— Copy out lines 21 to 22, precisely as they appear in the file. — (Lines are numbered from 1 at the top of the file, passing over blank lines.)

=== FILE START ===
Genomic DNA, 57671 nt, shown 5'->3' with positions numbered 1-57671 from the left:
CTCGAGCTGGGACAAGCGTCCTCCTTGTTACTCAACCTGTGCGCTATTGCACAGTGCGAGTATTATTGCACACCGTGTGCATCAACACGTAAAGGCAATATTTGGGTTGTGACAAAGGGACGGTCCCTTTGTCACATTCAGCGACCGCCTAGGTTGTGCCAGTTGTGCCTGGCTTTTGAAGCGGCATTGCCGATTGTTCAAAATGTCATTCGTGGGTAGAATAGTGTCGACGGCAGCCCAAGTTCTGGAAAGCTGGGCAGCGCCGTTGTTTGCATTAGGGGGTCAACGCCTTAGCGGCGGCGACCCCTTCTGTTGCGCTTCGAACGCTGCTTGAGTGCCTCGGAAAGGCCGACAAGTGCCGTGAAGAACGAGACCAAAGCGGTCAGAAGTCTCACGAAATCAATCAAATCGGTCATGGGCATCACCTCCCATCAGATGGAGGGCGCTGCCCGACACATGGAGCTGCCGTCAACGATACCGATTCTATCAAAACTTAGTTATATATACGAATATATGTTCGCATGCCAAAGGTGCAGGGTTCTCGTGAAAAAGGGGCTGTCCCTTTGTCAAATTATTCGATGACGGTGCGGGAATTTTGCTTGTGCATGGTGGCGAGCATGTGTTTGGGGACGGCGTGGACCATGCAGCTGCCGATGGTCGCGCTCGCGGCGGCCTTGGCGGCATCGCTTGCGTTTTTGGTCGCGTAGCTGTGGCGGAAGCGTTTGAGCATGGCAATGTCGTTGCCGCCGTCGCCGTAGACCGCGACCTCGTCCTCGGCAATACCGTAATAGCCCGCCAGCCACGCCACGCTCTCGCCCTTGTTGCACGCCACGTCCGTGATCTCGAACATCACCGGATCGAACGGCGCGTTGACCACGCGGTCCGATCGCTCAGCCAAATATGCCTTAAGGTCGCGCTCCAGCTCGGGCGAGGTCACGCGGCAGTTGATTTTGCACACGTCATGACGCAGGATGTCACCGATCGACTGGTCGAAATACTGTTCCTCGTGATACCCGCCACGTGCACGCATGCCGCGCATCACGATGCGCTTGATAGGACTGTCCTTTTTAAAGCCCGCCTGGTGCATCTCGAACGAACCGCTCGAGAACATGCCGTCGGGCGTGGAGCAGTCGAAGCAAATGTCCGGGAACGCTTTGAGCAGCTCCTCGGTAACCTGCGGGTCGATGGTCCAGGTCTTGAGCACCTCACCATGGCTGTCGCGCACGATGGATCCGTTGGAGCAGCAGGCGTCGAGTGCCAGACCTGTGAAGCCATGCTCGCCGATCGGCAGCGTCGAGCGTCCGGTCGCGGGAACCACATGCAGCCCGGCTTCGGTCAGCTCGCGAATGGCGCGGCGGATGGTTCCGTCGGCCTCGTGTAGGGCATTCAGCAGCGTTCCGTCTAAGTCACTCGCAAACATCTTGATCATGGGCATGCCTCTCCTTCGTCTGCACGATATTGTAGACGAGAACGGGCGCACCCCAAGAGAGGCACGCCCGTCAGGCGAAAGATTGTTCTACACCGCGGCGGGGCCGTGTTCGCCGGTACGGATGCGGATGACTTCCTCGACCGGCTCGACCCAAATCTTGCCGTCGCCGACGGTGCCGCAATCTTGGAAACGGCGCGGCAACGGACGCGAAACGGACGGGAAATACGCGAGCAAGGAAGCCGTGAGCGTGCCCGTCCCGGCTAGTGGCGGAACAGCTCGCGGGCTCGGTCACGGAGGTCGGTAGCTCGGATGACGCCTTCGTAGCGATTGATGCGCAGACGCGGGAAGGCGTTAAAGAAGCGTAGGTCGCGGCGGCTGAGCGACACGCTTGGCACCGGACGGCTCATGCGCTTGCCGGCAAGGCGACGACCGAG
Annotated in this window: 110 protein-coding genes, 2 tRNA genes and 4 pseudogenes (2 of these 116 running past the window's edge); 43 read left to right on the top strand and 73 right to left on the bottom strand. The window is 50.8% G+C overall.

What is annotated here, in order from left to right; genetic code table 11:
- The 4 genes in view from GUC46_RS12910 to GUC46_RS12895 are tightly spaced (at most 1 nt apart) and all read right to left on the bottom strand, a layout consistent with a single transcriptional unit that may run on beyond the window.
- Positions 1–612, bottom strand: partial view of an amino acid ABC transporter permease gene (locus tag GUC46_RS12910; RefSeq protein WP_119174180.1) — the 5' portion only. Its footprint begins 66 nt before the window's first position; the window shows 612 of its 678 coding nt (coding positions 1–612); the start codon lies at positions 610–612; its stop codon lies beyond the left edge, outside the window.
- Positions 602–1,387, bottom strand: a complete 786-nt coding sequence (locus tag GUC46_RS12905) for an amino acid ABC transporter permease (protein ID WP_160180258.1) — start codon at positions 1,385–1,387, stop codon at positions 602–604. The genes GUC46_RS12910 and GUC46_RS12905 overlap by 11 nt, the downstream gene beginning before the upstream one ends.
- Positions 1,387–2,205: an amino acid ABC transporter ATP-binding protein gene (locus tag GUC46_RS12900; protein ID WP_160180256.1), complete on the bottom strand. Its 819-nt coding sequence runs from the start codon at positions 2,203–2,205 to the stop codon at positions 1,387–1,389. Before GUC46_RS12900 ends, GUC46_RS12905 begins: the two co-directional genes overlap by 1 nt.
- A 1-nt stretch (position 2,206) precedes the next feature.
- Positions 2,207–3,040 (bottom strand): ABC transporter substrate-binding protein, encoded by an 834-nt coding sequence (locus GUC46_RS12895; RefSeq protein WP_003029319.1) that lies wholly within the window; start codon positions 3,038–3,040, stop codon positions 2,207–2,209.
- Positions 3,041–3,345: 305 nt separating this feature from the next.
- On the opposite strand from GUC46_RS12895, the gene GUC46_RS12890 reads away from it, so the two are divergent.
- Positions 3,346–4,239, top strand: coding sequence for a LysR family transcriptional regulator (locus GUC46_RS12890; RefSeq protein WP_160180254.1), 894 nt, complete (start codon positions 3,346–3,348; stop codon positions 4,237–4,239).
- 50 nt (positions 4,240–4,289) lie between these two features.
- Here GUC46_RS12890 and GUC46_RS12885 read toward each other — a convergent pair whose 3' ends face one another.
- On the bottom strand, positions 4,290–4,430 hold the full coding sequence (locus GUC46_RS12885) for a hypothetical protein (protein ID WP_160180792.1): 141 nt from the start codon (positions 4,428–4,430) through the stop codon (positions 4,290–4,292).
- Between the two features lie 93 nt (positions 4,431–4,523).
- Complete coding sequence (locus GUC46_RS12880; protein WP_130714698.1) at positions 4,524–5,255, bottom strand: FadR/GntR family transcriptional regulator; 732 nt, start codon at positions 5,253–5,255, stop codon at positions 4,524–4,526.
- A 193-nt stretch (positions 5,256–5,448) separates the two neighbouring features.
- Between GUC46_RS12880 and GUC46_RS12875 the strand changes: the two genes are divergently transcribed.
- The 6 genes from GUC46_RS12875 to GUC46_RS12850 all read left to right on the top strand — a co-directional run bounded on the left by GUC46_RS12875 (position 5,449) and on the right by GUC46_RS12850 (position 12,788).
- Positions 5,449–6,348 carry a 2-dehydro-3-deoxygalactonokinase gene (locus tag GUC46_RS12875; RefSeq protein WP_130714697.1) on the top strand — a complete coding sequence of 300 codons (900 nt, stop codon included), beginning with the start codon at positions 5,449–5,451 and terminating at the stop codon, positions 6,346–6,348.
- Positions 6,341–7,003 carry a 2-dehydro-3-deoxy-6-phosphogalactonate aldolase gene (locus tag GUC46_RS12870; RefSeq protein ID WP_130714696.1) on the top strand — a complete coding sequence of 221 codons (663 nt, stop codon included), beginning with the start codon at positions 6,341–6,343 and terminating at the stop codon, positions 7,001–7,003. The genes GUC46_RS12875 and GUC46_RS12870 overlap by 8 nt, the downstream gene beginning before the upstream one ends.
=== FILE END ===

- The 6 genes from GUC46_RS12875 to GUC46_RS12850 all read left to right on the top strand — a co-directional run bounded on the left by GUC46_RS12875 (position 5,449) and on the right by GUC46_RS12850 (position 12,788).
- Positions 5,449–6,348 carry a 2-dehydro-3-deoxygalactonokinase gene (locus tag GUC46_RS12875; RefSeq protein WP_130714697.1) on the top strand — a complete coding sequence of 300 codons (900 nt, stop codon included), beginning with the start codon at positions 5,449–5,451 and terminating at the stop codon, positions 6,346–6,348.